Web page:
Tip: If you plan on shooting a lot of photos and videos, back up the existing content and clear them from the phone, which would give you as much space as possible. Check out some solutions for iOS and Android.

Flickr user Karla captured these fireworks with an iPhone 6, "processed with VSCOcam with g3 preset."

Flickr user Karla captured these fireworks with an iPhone 6, “processed with VSCOcam with g3 preset.”

Take action

We tend to stick with the boring posed shots when it comes to holiday photos (yes, everybody wants to stand in front of the Christmas tree, snooze). Even if your phone can’t shoot high-quality shots, a blurry one with action is far more interesting to look at. Instead of gathering people to stand for a photo, move around the room and capture the laughs, tears, smiles, and even the occasional fights (no family is perfect). Or take a moment from shooting fireworks and capture some of the happy faces in the crowd. We think action shots help you better relive the moment.

This Christmas party photo by Flickr user Richard Peat has lighting challenges, but it's made interesting because of the action. It probably would have been a throwaway image had it been posed.

This Christmas party photo by Flickr user Richard Peat has lighting challenges, but it’s made interesting because of the action. It probably would have been a throwaway image had it been posed.

Filters and post-editing

Remember when filters used to be all the rage? One reason for the popularity is to help mask the inferior cameras of early-gen phones. They’re still useful for improving your less-than-ideal shots. A filter could add a nice effect to a blurry or dark image.

There are plenty of Android and iOS apps that let you edit a photo, including a phone’s native photo or camera app. Employ them to help fix up any images that are salvageable. You can also put them through a desktop photo editing app, like CyberLinks’ PhotoDirector or Adobe’s Photoshop Elements (or these free options).

Flickr user Jim H. shot this photo with an iPhone 4S. Although the phone is a few generations old, it's hard to tell. He wasn't happy with the original photo, but sent it through Photoshop and made it spectacular.

Flickr user Jim H. shot this photo with an iPhone 4S. Although the phone is a few generations old, it’s hard to tell from the photo. He wasn’t happy with the original photo, and sent it through Photoshop and made it spectacular.

Bring out the big guns

OK, perhaps you aren’t satisfied with your previous holiday attempts, and you want something more powerful. You can use add-on lenses, but they won’t actually improve the quality of the camera. What you need is a camera with extra horsepower. We have plenty of them to recommend, but if you’re attached to your phone, check out the Olympus Air, Sony QX, or DxO One, which are equipped with large sensors but utilize a phone for framing and control.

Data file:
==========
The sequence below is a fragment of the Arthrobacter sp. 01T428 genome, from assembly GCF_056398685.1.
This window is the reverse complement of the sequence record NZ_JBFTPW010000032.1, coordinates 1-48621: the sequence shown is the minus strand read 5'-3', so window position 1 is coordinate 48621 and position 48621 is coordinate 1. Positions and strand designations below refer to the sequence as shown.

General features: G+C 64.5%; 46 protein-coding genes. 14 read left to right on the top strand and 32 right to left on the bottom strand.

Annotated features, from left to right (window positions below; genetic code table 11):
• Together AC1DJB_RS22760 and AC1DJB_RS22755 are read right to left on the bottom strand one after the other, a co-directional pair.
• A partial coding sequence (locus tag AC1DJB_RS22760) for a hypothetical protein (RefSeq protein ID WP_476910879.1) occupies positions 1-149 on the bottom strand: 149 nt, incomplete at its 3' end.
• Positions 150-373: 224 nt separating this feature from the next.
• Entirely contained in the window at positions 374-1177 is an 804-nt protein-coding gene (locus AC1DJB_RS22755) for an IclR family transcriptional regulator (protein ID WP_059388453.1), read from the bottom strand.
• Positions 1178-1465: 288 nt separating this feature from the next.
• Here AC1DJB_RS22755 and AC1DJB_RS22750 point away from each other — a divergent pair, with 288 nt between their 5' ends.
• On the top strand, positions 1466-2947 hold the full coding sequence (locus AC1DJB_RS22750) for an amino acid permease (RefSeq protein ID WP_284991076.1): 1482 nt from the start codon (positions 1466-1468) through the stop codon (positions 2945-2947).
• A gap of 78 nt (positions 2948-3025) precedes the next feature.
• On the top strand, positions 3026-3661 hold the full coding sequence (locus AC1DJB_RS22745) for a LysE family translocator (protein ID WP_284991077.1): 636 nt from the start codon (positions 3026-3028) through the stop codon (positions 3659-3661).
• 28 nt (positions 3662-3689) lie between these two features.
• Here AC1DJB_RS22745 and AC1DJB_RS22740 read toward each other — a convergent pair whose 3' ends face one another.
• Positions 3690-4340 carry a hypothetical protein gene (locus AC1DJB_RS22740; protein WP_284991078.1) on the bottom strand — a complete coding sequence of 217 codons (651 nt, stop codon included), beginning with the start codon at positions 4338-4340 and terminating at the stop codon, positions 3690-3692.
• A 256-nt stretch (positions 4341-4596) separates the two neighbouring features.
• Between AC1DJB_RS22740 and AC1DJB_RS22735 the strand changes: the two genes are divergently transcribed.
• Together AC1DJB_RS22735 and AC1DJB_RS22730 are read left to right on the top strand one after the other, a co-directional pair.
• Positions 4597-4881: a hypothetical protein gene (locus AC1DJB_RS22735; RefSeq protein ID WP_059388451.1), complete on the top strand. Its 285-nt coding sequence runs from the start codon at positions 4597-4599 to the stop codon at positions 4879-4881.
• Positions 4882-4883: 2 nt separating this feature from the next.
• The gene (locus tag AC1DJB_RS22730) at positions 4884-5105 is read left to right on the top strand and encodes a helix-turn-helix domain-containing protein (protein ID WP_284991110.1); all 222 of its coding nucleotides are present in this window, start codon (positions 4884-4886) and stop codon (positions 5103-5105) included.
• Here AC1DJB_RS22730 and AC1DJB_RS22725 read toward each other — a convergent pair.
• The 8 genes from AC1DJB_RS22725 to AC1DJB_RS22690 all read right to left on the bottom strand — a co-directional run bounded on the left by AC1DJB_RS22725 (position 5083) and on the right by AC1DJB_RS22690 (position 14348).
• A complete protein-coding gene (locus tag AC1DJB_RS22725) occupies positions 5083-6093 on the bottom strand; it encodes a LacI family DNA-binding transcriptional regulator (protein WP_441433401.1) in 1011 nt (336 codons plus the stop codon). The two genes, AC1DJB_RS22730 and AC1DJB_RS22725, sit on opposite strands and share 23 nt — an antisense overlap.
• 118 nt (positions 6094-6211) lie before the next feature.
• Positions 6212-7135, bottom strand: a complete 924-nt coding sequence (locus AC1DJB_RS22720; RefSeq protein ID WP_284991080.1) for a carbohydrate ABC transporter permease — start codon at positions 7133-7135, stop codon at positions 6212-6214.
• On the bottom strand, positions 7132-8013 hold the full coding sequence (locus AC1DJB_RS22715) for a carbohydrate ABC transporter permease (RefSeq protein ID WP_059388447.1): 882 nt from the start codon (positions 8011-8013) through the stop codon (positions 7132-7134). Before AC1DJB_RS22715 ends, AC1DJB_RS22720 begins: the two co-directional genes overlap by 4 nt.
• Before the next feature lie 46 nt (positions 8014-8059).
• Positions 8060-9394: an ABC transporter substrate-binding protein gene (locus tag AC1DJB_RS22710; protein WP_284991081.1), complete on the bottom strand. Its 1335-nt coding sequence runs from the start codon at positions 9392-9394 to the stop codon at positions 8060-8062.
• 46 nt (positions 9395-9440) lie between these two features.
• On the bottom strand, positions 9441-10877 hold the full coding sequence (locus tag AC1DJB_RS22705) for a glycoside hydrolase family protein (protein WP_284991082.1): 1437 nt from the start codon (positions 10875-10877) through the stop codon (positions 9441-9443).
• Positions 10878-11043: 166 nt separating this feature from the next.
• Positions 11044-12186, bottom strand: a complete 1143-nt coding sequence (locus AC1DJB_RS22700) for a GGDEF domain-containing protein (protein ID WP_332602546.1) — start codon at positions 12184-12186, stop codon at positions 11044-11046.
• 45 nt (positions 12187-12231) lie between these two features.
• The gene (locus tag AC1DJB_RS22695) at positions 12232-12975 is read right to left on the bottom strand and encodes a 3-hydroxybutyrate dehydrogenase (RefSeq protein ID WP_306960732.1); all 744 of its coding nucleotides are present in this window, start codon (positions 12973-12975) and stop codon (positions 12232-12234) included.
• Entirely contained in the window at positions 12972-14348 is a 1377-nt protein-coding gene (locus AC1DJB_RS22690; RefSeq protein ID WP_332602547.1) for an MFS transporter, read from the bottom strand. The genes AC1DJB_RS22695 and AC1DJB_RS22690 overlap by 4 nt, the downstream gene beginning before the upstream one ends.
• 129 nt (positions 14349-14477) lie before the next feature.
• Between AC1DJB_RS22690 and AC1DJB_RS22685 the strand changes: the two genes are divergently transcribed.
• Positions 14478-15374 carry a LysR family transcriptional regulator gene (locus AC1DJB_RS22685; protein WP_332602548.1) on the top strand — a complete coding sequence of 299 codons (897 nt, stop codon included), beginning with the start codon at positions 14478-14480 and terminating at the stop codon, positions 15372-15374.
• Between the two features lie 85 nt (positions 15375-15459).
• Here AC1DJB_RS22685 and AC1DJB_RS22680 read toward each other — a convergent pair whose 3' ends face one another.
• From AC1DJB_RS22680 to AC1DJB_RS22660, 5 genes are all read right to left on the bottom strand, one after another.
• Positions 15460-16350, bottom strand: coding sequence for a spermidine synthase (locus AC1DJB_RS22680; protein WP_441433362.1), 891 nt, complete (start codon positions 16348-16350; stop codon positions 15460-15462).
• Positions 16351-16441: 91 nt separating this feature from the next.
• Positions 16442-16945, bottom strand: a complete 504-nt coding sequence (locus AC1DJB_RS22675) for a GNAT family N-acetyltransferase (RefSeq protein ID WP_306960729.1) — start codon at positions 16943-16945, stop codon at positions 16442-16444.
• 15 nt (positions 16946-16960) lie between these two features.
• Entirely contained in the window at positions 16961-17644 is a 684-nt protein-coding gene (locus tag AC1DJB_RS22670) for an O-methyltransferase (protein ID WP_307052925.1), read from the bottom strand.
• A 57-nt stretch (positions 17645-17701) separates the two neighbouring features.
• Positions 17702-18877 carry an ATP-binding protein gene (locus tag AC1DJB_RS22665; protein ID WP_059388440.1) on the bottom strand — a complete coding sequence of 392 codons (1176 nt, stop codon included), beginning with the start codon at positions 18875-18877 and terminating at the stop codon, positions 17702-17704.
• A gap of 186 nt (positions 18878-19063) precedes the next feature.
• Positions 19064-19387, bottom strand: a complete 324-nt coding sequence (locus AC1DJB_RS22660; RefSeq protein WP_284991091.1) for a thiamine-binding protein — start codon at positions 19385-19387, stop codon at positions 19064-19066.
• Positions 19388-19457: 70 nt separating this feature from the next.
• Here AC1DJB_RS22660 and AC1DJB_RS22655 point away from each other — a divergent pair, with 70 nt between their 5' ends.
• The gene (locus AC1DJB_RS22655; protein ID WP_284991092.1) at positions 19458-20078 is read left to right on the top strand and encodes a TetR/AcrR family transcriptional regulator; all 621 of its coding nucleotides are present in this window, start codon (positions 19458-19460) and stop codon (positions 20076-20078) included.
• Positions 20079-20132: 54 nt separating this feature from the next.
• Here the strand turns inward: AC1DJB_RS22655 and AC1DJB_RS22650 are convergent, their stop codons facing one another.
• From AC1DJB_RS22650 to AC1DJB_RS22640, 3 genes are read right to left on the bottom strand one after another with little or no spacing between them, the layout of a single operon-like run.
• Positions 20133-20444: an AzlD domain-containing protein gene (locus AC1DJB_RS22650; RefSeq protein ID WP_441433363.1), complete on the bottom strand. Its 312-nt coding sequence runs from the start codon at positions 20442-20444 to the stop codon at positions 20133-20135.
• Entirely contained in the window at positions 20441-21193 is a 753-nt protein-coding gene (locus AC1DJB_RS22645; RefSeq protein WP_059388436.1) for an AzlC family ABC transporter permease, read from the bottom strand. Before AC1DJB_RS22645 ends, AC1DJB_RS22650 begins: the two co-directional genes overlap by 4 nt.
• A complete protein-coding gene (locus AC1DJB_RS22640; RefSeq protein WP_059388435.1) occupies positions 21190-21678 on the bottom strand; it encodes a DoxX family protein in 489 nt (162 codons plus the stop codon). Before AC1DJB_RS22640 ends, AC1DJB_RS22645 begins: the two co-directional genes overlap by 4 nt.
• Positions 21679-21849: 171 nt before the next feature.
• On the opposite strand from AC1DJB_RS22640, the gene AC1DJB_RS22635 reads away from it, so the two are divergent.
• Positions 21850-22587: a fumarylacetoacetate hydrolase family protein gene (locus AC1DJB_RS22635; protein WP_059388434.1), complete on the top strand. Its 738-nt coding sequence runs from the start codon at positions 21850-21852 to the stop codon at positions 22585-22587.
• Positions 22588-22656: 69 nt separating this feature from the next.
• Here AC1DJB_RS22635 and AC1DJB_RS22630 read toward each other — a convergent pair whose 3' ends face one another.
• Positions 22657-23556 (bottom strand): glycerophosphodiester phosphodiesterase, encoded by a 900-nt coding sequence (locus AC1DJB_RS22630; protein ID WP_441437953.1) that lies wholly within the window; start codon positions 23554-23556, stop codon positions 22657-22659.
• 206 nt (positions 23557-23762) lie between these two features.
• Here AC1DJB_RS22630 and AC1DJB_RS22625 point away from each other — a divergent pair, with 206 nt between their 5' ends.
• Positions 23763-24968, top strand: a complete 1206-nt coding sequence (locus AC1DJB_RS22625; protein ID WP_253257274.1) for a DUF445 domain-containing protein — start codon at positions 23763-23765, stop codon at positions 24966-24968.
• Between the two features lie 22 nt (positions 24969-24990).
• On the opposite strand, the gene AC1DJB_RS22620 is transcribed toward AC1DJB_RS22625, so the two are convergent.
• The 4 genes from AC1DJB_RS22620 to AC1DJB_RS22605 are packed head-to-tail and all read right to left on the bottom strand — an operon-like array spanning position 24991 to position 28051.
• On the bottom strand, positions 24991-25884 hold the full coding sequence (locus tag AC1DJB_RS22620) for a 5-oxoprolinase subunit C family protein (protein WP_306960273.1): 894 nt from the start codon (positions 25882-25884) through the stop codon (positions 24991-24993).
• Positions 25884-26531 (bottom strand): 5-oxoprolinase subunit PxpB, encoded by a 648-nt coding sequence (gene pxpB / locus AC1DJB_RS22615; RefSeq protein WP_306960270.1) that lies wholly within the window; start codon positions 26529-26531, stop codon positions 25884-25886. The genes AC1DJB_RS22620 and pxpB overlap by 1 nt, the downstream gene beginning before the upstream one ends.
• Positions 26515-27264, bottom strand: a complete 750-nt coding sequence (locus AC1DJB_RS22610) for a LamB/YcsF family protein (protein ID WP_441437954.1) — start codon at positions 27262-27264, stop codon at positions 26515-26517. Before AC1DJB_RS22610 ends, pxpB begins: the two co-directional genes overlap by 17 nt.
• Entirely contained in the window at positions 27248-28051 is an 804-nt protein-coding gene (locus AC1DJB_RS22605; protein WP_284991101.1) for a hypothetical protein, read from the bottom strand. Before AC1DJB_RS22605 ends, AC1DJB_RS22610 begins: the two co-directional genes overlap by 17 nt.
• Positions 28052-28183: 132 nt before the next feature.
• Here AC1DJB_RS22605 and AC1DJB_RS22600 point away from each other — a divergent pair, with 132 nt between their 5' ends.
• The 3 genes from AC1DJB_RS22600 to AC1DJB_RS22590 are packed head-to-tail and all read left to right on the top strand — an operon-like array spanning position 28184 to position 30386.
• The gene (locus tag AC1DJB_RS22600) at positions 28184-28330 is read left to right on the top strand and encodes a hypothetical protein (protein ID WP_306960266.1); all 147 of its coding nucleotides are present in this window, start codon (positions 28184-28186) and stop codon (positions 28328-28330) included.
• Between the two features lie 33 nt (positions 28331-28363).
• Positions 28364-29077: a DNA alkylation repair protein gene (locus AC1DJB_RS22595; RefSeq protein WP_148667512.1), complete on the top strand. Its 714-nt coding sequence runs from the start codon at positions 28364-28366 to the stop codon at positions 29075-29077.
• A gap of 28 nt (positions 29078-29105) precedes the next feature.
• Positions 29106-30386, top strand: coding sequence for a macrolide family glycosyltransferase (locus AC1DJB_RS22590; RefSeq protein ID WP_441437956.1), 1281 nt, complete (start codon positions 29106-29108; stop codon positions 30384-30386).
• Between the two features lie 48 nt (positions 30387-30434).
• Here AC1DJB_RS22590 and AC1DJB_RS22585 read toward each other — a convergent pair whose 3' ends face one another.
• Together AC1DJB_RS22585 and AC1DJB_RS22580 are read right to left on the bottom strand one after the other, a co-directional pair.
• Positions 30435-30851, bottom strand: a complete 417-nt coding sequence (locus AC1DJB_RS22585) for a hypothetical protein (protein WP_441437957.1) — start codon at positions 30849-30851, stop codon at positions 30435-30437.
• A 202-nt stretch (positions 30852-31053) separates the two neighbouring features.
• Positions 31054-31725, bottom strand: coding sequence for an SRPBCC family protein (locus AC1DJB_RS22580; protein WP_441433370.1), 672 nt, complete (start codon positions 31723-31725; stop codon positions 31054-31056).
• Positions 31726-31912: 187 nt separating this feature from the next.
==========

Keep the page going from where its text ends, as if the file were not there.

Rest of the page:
Olympus Air A01 smartphone camera (0)

Olympus Air, paired with an iPhone.

Mouth-watering food porn

With New Year’s celebrations, there’s plenty of food and drink. For all you #foodporn obsessed, Alexa Mehraban, who heads up the popular @EatingNYC Instagram page (she also runs a food blog), offers some tips to how her food pics have garnered more than 130,000 followers.

  • If you’re celebrating at a restaurant or with a large gathering, it’s not easy to set the scene. Mehraban says you’ll have to move things around to get that shot.
  • Great food photo requires natural lighting, but good luck trying to get that when you aren’t in control of the lights. Reiterating what we said before, Mehraban recommends using a secondary light, like another person’s phone, but beware of shadows. Adjust the brightness or cover the phone with a napkin if you must.
  • Three angles to consider include: bird’s-eye view (overhead), up close (to create depth), or holding up food or beverage in the air.
  • If you aren’t sharing right away, and have time for some image manipulation, use a photo-editing software’s removal tool to clean up any crumbs or unwanted objects; the lighting tools to adjust tone, brightness, and saturation; and increase structure and sharpness for a clean look. Mehraban recommends the desktop and mobile apps from CyberLink.

Officially hot chocolate weather ☕️❄️ #EATINGNYC

A photo posted by #EatingNYC: NYC Food & Travel (@eatingnyc) on

Experiment

The beauty of digital photography is it allows anyone to experiment with the medium. There are certain rules to photography, but digital cameras let you break some of those rules. While digital has contributed to a lot of noise online, you should not hold back. Tilt the phone to create an interesting angled shot, or play around with different lighting. Just keep shooting. (With that said, just make sure you clean out your phone’s camera roll once in a while.)

Perhaps one mistake people make is expecting too much out of their phones. Understand the limitations: Cameras in phones have come a long way, and they are capable of taking stunning photos and even Hollywood-style films, but they aren’t full-frame cameras. But once you work around those limitations, you should be able to capture any memorable moment.

Flickr user Lynda Bullock captured this image from her TV. Sometimes, the best photos come from unexpected places.

Flickr user Lynda Bullock captured this image from her TV. Sometimes, the best photos come from unexpected places.